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Aerial view from hilltop over Naples, Italy. View on Old Town of Naples from Castel Sant'Elmo. Sunny spring day. Many colorful buildings and gulf of Naples. Houses built close to each other, closely.
Nadezhda Kharitonova/Shutterstock


It’s said you “See Naples and Die,” since its beauty is so overwhelming, and although we don’t take it quite so literally, it’s setting stretching along the Tyrrhenian Sea with views of Mt. Vesuvius towering the east, the sparkling Bay of Naples spread out in front, and the glittering isle of Capri in the foreground, is definitely impressive. The city is home to four elaborate castles plus a palace in addition to myriad churches and cathedrals, and several impressive museums, adding substance to its impressive looks.

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Catania Sicily, Italy


The largest island in the Mediterranean has been a cultural crossroads for 3,000 years. Highlights of this Italian island include the capital city of Palermo and its 12th-century duomo dating back to 1174; the gorgeous, ancient seaside town of Siracusa. History buffs will marvel at the Classics such as Valle Dei Templi, one of the richest archaeological sites in the region; the Greek temples in Segesta; and, the breathtaking mosaics of the Roman Villa del Casale. Travelers’ palettes will be indulged with tastings in Marsala wine country; sampling typical Sicilian pastries baked by a silent order of nuns at the Abbey di Santo Spirito. Of course, no visit to Sicily would be complete without taking in Mt. Etna, along with the vineyards and pistachio groves planted in the lush soil that surrounds the volcano.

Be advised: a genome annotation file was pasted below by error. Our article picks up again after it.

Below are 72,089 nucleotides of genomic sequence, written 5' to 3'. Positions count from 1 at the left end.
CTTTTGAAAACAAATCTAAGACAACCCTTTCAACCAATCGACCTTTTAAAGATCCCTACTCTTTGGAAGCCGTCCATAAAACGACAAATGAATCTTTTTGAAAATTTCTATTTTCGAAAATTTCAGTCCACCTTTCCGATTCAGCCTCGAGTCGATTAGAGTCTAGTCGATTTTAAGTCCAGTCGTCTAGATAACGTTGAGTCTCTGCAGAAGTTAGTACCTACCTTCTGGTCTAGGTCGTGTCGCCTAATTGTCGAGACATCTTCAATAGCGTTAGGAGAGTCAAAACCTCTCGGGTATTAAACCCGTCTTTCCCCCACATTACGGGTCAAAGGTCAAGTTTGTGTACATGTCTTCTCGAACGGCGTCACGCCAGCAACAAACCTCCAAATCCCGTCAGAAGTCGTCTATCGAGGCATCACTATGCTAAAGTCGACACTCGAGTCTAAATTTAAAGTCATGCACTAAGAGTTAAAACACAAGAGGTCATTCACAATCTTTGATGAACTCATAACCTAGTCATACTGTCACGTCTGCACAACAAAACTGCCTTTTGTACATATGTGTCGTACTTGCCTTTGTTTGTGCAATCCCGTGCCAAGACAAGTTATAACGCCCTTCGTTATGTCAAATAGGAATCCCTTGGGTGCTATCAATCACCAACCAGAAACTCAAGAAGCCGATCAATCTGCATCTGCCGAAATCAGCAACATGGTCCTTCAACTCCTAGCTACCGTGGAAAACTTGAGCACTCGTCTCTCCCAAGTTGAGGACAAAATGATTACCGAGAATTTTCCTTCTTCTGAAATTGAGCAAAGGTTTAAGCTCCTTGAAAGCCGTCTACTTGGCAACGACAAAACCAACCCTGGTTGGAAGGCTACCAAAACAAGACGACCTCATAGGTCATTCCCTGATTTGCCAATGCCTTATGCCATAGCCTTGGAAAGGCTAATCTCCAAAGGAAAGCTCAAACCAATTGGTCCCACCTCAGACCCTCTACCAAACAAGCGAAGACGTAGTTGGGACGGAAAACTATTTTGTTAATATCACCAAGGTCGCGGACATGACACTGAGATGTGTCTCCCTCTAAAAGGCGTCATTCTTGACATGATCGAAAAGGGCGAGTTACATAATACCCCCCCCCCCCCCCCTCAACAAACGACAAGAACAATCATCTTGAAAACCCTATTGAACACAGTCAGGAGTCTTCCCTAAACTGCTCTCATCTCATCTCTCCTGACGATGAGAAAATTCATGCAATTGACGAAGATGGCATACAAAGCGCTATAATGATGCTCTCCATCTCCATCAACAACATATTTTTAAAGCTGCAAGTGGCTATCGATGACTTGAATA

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Melissa Klurman
Melissa Klurman is an intrepid explorer and award-winning travel journalist with more than 25 years of experience. She covers topics ranging from family travel and Disney to honeymoons and romantic beaches and everything in between.